APST bus runs to Menchukha on alternate days (10hrs, Rs.230) is not preferred by the locals, so we booked Sumo (8hrs, Rs.450). Passing through Kabang, Kaying, the road ascends to Tato from where a diversion leads to Pidi and Monigong. We met Varghese, a school teacher who hails from Wayand, Kerala. He took a voluntary transfer to Menchukha during winter to enjoy the snow. There are four residential schools including a higher secondary, exemplary of the Buddhists' keenness in education. Tourist facilities are coming up in Menchukha, a large tourist complex is under construction. Hotel Naksang adjacent to the runway, with three rooms (263245, dbl Rs.500) is very basic with shared toilet. Best in town is the homestay (9402423444, dbl Rs.600) adjacent to the ground next to Kasturaba school run by the lovely couple Gebu and Nana. Gebu owns a grocery store and a restaurant and sub dealer of petrol, diesel and kerosene. Ask anyone for Gebu's house to find this Tibetan style timber house with six rooms and a kitchen- if you like cooking your own dishes. Nana and her sister Omu satiated our gastronomic desires with authentic Tibetan dishes. Nana's mother brought a special Tibetan soup with corn, radish and Mithun cartilage - Oshum Thuppa and Gebu brought the local beer Chang - unforgettable delicacies. The bukhari in the living room warms you up from the bitter cold after sunset, though the day is sunny and pleasant.
We spent most of the evenings inside Nana's kitchen sitting around the bukhari, chatting with the locals. The kids Zomba, Ohjo and Sonam are more than adorable and we gelled with them in no time. We spent time teaching them English and helping them with their homework. These kids are smarter than the city kids of their age. Nana was too keen to learn English conversing with us overcoming her inhibitions. Most of the heavy task are done by women including concrete mixing, possess diverse skills. Nana has seven sisters, each of them manage different businesses in the village.
Samden Choling Gompa aka Naya (new) Gompa is ten minutes stroll from the village. Long horns, drums and clarinets created a special ambience at the monastery. Relishing butter tea offered by the Lama, we spent one hour attending the puja. A steep climb from the monastery takes you to the army bunkers providing a closer view of the snow capped mountains. The incessant drizzle brought down the mercury close to zero and eventually a big snowfall. While we were teaching Nana to make wheat dosa, a motorcycle rider just arrived all drenched in rain - Jobin from Kerala.
According to locals snowfall is least expected in the month of December, it was my intense desire to see snowfall what made it snow on this day of 12-12-12. Nana all of a sudden saw it snowing and shouted from outside, I was wearing only a tshirt and cargos as I was sitting by the fire, while Romin was gaily talking in his mother tongue with Jobin, in simple words MMTP. The excitement of snowfall didn't give me time to think and pack myself before getting in the freezing cold and playing in snow. Sonam and I made a small snowman and keeping our mouth open to eat the snow. Romin was watching me be a kid with kids, or more kiddish than the kids. In the night when we slept after snowfall adventure I could feel each part of my body frozen.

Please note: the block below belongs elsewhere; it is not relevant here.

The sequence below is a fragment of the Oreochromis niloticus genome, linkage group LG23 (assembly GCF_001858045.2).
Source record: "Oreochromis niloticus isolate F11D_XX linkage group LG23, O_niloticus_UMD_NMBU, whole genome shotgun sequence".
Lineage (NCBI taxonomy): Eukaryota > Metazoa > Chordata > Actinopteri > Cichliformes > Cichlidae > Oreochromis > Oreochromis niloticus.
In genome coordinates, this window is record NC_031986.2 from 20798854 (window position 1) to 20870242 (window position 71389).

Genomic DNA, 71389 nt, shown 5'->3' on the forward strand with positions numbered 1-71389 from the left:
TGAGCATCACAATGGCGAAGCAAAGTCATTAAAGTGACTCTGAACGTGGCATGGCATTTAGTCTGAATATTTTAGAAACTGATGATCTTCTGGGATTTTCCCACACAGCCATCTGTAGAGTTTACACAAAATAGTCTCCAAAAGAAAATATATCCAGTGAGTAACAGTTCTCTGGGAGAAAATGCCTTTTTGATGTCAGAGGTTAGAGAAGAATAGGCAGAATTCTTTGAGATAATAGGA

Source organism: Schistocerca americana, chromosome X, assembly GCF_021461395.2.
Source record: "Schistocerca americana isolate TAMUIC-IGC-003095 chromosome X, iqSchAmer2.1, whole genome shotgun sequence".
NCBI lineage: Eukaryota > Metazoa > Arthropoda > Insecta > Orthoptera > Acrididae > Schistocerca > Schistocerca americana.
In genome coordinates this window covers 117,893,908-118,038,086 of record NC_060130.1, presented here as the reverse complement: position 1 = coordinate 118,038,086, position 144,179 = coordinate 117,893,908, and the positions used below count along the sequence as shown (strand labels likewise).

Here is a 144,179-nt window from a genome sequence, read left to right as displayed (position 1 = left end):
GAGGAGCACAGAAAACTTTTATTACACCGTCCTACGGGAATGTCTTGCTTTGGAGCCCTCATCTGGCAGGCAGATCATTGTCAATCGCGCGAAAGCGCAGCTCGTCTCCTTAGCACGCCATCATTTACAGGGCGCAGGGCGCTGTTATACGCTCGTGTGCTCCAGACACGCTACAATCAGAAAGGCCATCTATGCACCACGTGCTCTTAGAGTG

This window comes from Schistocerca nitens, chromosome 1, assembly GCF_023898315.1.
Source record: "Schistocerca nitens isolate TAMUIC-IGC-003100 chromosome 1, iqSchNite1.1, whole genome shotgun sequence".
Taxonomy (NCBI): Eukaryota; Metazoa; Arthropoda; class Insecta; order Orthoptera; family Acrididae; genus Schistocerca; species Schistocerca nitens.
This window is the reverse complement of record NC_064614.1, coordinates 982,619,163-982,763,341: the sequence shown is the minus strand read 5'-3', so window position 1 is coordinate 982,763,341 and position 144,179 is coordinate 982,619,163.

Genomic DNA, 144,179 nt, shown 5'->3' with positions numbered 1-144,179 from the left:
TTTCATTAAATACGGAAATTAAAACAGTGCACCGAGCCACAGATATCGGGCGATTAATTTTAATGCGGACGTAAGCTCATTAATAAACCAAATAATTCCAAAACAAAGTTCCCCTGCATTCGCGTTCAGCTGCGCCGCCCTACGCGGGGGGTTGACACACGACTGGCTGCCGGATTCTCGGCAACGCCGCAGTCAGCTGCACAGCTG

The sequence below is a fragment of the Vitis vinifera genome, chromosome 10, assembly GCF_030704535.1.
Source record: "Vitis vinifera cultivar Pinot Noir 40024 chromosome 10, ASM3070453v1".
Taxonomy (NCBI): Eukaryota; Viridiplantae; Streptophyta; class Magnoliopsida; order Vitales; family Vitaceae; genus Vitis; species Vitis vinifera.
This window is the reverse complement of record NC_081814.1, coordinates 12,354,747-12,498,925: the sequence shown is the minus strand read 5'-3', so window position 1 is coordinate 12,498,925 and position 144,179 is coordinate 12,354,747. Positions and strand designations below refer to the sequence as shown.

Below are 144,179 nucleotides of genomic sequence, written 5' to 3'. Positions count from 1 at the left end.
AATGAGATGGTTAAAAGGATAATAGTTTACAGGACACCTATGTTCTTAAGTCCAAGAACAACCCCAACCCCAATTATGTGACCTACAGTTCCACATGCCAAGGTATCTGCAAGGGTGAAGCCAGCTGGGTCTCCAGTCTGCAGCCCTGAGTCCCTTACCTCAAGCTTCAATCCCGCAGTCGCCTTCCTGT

Next morning, we saw Varghese was smashed by snow at the school grounds. It was a holiday, thanks to the first snowfall of the season. Jobin, Varghese and we trudged along the river Siang to the 400year old Samdem Yongcha Gompa of Mahayana sect at 150m higher than the airstrip. Varghese was leading us through some unused trails, tackling streams and swampy terrains covered in snow. Crossing the hanging bridge with a few planks missing was adventurous, snow made it like skating on the ice. Though the gomba was locked, we enjoyed the 9km trek watching Menchukha valley covered in white - looked like a magical land from a fairytale.
On our way back we wanted to hitch a ride in an army truck. When we reached the road we saw a truck coming, not an army one but GREF truck loaded with concrete mix. The friendly driver offered a seat in the front for me, seldom did he know that I was more keen than men to stand in the back of the truck. With the help of workers already on top of the truck, we climbed up and one lady warned us it would jerk and we would lose balance once the vehicle starts to move. Before we could react, the truck moved, Romin and I fell on the concrete mix. For the next half an hour we tried all possible positions but could neither stand nor sit and palms frozen holding the iron door. The drizzle made it more cold and we could feel the chill on our face as the drizzle sprayed on our face. The humble co-passengers offered to hold the umbrella for us. Rest of the day was spent near the fireplace.
After spending six days at Menchukha, it was not so easy to bid Adieu to our new friends. But we have miles to go before we sleep. When we return to Northeast, it is a must to visit Menchukha.